A scam is a scheme used to trick or cheat an individual and make a fast profit. Scammers are creative and persistent. They convince students to give them money or information that they use to steal from the victims. International student scams are increasing worldwide.
Watch Out for Common Scams
Individuals pretending to represent US government agencies, such as USCIS, ICE, IRS, etc. claim the student owes money and demands immediate payment. Scammers may threaten to arrest or deport the student. Scammers claim the student’s social security number or credit card was used in a crime. They ask for personal information such as full name, birth date, address, email address, passport number, or social security number to verify identity. They may demand payment to prevent arrest.
EMBASSY IMPOSTER SCAMS
Scammers pretend to be from the student’s embassy or consulate claiming the student’s passport has been stolen and demand payment or personal information. They may use this information for identity theft or for a later scam.
This scam may start as an embassy or government imposter scam. Scammers claim the student has been implicated in a crime. They convince the students to pay a fine in order to avoid arrest. In order to make more money, the scammers convince the student to involve their family back home. Scammers reach out to the parents claiming the student was kidnapped and the family has to pay the ransom. They may even persuade the student to send photos or videos to convince their parents that they are being held against their will. Parents transfer money to the scammers.
Scammers claim you were in contact with someone who has COVID-19 and they need your personal information for contact tracing. They will use this information for identity theft.
Scammers pretend to be from a help desk at GMU, your credit card company or your bank. They ask for your login name and password to help you, but they will use this information to steal from you.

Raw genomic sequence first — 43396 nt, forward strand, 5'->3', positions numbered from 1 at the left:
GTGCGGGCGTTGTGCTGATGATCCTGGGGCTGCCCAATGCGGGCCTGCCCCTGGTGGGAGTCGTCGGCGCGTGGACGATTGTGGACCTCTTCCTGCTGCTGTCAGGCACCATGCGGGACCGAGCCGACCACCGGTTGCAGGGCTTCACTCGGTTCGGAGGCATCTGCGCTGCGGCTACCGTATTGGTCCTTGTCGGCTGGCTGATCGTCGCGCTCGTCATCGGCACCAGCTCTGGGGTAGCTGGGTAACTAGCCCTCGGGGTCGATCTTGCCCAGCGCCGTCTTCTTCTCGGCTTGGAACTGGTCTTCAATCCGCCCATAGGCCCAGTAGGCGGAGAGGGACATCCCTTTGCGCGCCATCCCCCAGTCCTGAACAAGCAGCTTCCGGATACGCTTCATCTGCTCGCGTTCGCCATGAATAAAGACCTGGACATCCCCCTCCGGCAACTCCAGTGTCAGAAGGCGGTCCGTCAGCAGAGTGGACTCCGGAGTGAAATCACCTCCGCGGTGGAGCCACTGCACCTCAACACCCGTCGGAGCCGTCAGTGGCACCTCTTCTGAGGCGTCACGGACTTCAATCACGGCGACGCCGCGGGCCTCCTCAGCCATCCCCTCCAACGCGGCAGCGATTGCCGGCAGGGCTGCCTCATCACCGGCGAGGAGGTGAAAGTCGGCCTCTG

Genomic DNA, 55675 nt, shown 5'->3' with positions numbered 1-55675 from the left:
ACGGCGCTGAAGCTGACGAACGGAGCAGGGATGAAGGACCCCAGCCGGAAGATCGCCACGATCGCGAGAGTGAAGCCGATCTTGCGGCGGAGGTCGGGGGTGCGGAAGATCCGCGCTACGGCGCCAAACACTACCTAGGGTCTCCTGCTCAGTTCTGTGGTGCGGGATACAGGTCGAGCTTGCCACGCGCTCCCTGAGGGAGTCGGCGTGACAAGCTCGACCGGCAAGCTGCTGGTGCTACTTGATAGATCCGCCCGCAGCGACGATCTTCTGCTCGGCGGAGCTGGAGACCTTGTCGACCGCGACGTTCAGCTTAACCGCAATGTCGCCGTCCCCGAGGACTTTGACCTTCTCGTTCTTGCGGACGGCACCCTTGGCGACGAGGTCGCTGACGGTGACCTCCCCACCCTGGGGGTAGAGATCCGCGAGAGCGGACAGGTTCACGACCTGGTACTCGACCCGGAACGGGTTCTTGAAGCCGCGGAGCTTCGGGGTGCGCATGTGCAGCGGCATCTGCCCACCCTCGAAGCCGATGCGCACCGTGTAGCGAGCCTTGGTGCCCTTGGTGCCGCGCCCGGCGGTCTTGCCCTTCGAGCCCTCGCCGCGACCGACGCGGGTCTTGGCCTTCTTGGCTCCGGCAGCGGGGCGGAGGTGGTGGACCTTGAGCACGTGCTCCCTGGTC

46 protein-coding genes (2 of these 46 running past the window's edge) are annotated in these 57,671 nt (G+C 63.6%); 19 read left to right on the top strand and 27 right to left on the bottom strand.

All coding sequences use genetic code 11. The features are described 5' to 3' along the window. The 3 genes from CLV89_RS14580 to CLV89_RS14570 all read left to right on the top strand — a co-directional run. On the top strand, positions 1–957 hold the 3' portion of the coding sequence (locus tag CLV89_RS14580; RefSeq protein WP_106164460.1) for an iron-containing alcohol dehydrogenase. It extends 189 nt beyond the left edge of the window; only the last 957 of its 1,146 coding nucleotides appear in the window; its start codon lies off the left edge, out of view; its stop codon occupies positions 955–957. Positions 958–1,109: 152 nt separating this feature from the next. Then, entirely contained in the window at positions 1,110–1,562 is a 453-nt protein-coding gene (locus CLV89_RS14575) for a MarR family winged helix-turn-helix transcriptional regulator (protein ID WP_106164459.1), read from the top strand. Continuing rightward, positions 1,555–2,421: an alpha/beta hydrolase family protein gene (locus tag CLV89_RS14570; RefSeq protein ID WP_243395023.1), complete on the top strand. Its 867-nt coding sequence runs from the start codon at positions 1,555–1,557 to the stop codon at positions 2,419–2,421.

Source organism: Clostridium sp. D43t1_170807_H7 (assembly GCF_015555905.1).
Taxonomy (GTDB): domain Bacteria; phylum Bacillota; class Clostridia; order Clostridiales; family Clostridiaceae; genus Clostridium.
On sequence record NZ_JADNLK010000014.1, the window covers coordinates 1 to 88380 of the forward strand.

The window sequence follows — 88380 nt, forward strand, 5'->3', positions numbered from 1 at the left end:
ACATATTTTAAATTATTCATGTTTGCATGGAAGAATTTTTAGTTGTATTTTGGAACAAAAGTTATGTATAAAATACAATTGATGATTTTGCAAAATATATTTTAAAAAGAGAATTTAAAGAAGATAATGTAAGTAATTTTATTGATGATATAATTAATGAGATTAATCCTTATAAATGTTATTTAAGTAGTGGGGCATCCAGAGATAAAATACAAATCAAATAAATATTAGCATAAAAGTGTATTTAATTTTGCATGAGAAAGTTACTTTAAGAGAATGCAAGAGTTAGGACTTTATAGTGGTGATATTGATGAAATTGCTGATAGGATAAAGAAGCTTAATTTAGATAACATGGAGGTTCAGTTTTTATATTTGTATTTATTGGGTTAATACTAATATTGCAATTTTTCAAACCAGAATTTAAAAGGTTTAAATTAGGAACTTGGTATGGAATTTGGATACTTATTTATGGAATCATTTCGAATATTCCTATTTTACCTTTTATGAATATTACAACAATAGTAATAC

An online ad for the perfect apartment seems too good to be true! You call or email about it and they insist you need to send in a deposit immediately. Scammers create fake ads and convince you to send money before you have a chance to find out the apartment was fake.
DISCOUNT TUITION SCAMS
The scammer offers students a discount on tuition, but the scammer insists they need to pay using their own credit card. The student verifies the payment and sends the scammer the tuition amount less the discount, thinking that he is saving money. Later, the fake credit card payment is rejected. The student still owes tuition and has lost their money.
Scammers email students promising employment or create a fake job ad on a third-party website. They may even use an email address and a company logo that seems legitimate. Scammers will ask that you complete an application and use your personal information for identity theft. They may offer to hire you, but overpay you for your services and ask that you reimburse them. Later, their fake check bounces and the student loses their money.
Someone appears to have paid you on accident and asks for the money back. However, the transaction was not legitimate and you will loose your own money if you send the scammer money.
Scammers develop a relationship over time, waiting until trust is established. According to FTC reports, romance scams involving tricking people into investments are a growing trend. This is especially true with cryptocurrency; accounting for 139 million in losses in 2021.
How to Spot a Scam
Be aware of these common scam techniques:
Requests for payment by gift cards: No reputable organization will ever ask for gift cards as payment.
Phishing: Scammers use phishing by sending an email or text pretending to be someone you trust; they then ask for the information they’ll use to steal from you.
Spoofing: Scammers are able to fool your phone’s caller ID through spoofing. The displayed number on the call or text will look like it belongs to a trusted organization. If you trust the number, they can trick and steal from you. They may even try to gain your trust by telling you to search online for an official number and then call you from that exact number by spoofing it.